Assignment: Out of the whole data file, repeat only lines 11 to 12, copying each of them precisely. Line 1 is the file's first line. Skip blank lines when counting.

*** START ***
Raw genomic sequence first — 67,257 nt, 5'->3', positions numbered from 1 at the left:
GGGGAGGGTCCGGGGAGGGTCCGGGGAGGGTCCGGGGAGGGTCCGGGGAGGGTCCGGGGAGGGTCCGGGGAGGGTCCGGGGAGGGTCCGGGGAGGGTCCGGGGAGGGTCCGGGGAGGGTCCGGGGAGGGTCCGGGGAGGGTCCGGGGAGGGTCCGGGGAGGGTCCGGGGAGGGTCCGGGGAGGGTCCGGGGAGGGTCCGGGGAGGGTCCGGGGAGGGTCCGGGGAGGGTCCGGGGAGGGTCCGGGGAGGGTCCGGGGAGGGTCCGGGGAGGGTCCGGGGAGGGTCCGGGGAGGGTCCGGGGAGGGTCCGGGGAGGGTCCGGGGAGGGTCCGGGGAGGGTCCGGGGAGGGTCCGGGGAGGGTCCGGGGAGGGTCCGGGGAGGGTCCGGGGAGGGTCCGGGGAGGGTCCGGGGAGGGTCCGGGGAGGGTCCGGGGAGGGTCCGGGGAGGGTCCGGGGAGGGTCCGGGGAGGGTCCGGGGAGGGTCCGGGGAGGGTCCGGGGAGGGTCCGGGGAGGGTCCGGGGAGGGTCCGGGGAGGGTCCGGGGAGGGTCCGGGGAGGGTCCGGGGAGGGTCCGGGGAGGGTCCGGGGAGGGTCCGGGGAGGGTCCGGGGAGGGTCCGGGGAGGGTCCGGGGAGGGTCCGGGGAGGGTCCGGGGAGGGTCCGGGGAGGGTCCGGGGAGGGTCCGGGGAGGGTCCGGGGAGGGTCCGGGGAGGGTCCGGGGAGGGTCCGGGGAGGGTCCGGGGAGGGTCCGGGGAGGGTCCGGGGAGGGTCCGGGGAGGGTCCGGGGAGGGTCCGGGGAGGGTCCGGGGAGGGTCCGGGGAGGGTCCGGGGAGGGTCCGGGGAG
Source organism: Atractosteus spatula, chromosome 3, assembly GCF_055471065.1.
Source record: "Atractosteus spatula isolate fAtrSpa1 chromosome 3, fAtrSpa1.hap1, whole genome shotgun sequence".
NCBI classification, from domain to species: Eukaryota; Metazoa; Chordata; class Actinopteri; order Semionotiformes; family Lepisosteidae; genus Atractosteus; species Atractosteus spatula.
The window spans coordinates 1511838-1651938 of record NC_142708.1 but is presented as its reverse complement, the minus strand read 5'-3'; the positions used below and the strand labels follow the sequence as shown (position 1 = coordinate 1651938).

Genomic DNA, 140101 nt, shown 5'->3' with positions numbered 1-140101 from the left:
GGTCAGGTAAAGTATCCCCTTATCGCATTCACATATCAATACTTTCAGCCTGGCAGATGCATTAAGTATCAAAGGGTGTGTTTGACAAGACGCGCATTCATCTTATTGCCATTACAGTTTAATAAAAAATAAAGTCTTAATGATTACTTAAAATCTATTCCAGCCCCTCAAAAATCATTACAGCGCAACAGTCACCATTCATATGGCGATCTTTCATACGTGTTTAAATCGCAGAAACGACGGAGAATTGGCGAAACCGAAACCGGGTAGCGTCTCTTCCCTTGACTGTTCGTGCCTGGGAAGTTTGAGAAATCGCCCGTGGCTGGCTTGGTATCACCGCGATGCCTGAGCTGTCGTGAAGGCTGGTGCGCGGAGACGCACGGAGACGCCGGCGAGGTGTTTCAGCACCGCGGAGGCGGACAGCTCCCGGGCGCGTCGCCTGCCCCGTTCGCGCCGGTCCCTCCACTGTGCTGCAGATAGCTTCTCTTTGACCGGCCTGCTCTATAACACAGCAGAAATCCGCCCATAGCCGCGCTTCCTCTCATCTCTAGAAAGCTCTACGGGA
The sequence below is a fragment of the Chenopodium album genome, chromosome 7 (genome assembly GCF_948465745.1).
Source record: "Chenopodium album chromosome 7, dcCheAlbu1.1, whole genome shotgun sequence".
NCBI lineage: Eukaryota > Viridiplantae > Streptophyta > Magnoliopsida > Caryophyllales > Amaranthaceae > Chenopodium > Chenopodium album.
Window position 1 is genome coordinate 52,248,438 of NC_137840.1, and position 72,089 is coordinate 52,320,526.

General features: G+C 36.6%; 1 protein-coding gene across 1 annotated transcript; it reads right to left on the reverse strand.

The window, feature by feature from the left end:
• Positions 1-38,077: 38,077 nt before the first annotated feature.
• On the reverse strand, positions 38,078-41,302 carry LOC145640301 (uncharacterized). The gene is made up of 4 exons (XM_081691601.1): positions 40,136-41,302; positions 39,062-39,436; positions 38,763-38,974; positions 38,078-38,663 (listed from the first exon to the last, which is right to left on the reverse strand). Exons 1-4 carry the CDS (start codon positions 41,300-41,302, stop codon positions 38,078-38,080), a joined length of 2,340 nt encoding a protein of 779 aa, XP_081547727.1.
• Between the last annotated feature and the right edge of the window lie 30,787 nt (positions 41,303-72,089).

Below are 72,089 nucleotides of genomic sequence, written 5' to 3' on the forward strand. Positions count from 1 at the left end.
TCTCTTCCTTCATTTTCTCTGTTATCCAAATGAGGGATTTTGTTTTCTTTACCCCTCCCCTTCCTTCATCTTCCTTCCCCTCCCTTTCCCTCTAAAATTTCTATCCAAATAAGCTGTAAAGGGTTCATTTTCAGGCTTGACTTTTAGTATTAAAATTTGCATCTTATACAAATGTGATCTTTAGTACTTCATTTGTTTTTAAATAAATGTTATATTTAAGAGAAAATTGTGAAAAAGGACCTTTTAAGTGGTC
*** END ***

NCBI lineage: Eukaryota > Viridiplantae > Streptophyta > Magnoliopsida > Caryophyllales > Amaranthaceae > Chenopodium > Chenopodium album.
Window position 1 is genome coordinate 52,248,438 of NC_137840.1, and position 72,089 is coordinate 52,320,526.